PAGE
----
Indexed on: 04 Jan '20Published on: 03 Jan '20Published in: Maternal and child health journal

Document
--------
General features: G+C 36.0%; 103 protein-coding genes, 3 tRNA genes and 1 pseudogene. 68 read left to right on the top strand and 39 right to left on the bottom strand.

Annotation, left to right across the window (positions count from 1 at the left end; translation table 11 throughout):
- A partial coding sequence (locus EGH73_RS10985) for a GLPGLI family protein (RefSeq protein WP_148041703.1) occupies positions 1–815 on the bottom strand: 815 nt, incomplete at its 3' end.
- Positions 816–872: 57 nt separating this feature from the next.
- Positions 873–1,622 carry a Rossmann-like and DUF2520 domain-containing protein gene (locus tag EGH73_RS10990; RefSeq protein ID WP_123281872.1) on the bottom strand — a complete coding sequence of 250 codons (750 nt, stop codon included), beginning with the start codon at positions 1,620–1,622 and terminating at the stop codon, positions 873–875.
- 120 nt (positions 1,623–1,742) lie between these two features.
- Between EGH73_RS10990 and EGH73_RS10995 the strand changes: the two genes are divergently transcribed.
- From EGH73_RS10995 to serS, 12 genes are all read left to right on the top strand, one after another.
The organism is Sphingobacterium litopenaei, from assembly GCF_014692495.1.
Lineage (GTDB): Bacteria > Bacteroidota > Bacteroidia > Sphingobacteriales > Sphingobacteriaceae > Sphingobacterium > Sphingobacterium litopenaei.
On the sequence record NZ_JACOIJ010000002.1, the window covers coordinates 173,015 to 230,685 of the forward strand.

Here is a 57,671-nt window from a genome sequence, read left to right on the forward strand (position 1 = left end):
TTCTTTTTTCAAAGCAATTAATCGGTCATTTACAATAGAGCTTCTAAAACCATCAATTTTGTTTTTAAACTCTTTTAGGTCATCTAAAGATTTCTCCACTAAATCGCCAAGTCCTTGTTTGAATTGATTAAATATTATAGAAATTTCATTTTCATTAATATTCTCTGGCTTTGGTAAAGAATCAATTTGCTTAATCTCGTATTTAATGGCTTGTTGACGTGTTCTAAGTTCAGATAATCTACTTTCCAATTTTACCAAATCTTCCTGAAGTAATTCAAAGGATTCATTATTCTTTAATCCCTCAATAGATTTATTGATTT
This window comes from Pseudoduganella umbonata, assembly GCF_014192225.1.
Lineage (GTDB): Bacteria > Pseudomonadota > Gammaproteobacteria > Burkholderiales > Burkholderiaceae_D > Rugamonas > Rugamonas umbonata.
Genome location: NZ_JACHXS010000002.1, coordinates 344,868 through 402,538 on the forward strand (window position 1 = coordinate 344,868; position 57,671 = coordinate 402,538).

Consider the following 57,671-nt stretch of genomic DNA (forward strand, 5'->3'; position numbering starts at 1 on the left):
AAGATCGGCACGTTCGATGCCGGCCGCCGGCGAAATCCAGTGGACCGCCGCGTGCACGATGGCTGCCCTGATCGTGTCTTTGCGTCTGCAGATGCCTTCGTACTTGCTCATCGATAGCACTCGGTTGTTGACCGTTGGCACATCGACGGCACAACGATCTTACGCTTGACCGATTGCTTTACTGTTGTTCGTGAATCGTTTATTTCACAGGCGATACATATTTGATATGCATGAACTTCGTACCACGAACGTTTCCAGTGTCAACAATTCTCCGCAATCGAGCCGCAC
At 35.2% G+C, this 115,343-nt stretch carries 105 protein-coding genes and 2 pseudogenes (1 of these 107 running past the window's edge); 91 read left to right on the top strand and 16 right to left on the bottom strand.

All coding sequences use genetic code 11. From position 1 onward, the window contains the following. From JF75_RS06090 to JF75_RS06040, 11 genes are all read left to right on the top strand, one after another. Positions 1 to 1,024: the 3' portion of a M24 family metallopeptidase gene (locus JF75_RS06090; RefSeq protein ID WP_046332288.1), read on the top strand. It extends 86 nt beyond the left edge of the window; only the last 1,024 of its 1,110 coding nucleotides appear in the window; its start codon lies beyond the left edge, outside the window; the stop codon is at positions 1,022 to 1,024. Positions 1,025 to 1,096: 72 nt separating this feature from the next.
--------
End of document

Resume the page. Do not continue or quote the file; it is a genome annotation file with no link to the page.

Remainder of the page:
Nutritional requirements increase during pregnancy. However, relatively few studies have examined longitudinal changes in dietary intake from periconception to pregnancy. Here, we investigated changes in the intake of food and nutrients, and compliance with dietary reference intakes (DRIs) in pregnant women. The Japan Environment and Children's Study, a nationwide multicenter prospective cohort study, included 30,373 pregnant women who answered a validated food frequency questionnaire repeatedly to assess changes in dietary intake in periconception and pregnancy. Energy-adjusted intakes of food groups and nutrients were described using the density method. The percentage of women not meeting DRIs was calculated. Of all foods groups examined, intake of food significantly increased from periconception to pregnancy for dairy products (mean difference 23.5 g/1000 kcal, 95% confidence interval [CI] 22.0-25.0 g/1000 kcal), confectionaries (2.0 g/1000 kcal, 1.8-2.2 g/1000 kcal), and soft drinks (1.3 g/1000 kcal, 0.3-2.3 g/1000 kcal). Of all nutrients examined, intake was significantly increased for calcium (mean difference 27 mg/1000 kcal, 95% CI 25-29 mg/1000 kcal), vitamin A (15 μgRE/1000 kcal, 13-18 g/1000 kcal), and saturated fat (0.4% energy, 0.4-0.4% energy). The percentage of women not meeting DRIs increased for vitamin B group, vitamin C, saturated fat and salt. We found that energy-adjusted intakes of calcium, vitamin A, and saturated fat increased from periconception to pregnancy, while intake of other nutrients did not increase. The percentage of women not meeting DRIs increased for water-soluble vitamins, saturated fat, and salt.